In both the 1000 G3 and G2, the 5VSB rail is rectified by a Mospec S10C60C SBR (Schottky Barrier Rectifier). Right next to it is the fan control board, on which we spot an LM324ADC.

On the front of the modular board, six small electrolytic caps (105°C, KRG) and nine polymer ones provide an extra layer of ripple filtering. The 1000 G2 uses 11 KRGs on the same PCB, along with nine CapXon polymer caps. So, in the newer design, Super Flower is using more polymer caps, which is a good thing since Chemi-Con's KRG caps don't have a long lifetime (only 1000 hours).

We don't have any complaints about the G3's soldering quality, and we didn't have any about the older G2 either.

There are some interesting ICs on the PCB's solder side. We spot an AX3111 step-down converter that seems to be used by the fan control circuit, along with an S9602 IC. We also find several UTC HE8550Gs and HE8050Gs, which are low-voltage, high-current small signal PNP transistors.

One of the G3's key changes is its 130mm HDB fan with a model number H1282412H. Unfortunately, the fan (12V, 0.35A, 2150 RPM) is controlled by an aggressive profile, so don't expect it to be quiet under taxing loads. Given this PSU's high efficiency, Super Flower could have used a more relaxed curve. On the bright side, the G3's profile is more granular. The G2s only had four or five different speeds, resulting in major deviations between them.

Contributing Editor

Aris Mpitziopoulos is a Contributing Editor at Tom's Hardware US, covering PSUs.

  • powernod
    140$. Exactly the same cost with Corsair's RMx1000 current pricing. Not sure which unit i would choose between those 2.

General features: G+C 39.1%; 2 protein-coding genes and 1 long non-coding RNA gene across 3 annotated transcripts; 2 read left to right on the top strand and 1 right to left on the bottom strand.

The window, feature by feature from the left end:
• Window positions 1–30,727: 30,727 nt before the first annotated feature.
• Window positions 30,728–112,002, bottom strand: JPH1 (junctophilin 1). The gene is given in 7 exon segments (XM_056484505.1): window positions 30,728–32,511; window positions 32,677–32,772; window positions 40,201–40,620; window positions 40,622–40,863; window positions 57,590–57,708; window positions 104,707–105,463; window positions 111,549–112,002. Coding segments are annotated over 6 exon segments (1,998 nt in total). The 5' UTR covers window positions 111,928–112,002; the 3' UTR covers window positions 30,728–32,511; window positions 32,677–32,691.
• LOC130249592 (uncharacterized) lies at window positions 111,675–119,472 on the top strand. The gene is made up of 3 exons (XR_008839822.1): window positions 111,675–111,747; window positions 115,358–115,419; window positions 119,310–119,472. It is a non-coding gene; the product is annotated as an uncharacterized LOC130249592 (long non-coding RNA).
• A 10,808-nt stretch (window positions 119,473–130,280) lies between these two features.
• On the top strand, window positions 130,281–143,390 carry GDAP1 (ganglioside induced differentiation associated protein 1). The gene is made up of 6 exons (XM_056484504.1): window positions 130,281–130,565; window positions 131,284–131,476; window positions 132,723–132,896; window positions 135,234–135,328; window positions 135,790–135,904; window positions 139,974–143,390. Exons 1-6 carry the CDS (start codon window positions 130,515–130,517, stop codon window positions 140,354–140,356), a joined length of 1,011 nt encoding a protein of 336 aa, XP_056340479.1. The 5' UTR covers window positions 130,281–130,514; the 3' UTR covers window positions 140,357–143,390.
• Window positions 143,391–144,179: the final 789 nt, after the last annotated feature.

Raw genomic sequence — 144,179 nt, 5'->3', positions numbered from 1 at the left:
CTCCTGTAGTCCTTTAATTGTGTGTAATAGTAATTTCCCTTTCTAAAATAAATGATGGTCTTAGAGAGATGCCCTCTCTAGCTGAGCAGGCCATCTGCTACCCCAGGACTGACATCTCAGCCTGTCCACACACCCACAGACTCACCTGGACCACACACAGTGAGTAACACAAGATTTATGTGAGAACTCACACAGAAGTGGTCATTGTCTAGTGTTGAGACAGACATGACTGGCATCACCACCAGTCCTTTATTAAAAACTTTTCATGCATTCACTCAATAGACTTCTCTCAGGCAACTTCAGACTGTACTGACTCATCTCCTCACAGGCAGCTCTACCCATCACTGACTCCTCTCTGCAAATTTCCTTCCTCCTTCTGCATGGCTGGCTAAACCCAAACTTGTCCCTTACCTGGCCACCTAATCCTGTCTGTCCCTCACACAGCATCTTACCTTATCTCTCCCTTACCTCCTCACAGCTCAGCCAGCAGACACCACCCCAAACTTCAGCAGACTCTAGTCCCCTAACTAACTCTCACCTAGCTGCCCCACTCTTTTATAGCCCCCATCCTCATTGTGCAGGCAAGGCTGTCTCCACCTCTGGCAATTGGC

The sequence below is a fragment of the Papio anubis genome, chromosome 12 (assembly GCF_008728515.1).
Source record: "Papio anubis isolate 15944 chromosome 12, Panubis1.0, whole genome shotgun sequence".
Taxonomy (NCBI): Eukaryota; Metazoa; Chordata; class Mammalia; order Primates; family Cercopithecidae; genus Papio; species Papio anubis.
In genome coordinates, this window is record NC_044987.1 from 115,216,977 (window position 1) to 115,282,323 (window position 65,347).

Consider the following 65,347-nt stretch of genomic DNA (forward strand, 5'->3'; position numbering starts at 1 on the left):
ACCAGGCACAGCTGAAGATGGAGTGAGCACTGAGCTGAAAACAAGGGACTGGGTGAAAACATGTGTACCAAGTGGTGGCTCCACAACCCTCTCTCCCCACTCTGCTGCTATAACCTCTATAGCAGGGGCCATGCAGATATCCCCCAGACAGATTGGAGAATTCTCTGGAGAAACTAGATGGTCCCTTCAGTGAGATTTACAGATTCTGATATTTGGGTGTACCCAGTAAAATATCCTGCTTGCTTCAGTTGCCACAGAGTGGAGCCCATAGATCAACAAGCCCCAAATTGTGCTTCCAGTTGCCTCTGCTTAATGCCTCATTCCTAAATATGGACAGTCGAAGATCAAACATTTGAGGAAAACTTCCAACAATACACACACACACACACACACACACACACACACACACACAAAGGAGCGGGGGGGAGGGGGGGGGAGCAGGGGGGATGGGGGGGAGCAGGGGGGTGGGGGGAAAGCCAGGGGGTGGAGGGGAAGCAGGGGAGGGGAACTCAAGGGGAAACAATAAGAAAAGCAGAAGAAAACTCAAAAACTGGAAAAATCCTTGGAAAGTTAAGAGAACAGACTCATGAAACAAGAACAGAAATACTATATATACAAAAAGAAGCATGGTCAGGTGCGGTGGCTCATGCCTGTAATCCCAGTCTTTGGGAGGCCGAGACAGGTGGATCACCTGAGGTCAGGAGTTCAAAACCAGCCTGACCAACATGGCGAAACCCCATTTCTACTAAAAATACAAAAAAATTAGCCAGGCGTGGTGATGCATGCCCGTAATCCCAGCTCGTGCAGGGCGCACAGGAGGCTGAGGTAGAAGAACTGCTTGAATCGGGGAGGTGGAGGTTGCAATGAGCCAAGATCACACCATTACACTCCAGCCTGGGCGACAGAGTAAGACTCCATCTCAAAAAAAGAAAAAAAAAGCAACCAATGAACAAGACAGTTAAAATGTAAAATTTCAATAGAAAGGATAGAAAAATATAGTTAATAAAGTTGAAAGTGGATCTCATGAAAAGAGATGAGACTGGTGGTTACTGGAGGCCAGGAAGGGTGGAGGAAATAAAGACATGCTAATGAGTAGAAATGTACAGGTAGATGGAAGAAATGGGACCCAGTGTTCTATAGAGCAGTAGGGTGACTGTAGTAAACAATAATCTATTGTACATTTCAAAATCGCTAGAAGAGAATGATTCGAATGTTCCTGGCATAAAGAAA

• BugariaM

    >>>The 1000 G3's single bulk cap is provided by Chemi-Con (400V, 820uF, 2000h @ 105°C, CE)

    Strangely, but I did not find "CE" series of capacitors in the Nippon Chemi-Con catalog
  • 10tacle
    Wow. The price point of this and overall performance makes this a serious player even for those who were in the market for nothing more than 850W gold or even platinum PSUs. So many people out there say "you don't need more than a xxxW power supply for your build." I like to buy based on <60% of calculated max load use of my build for less fan noise, heat output, and higher efficiency wall draw.

    Buying a gold 600W PSU when my rig uses 500W for example does not make much sense to me. I'd prefer to spend a little more and buy a gold 850W ($110USD vs. $130USD in the example of these two 650 & 850 G3 series on NewEgg right now). Not only for a higher efficiency operation as described above, but for future headroom growth. But I understand many do not think that and look to save a few dollars everywhere...one being on the PSU.
  • 10tacle
    19478429 said: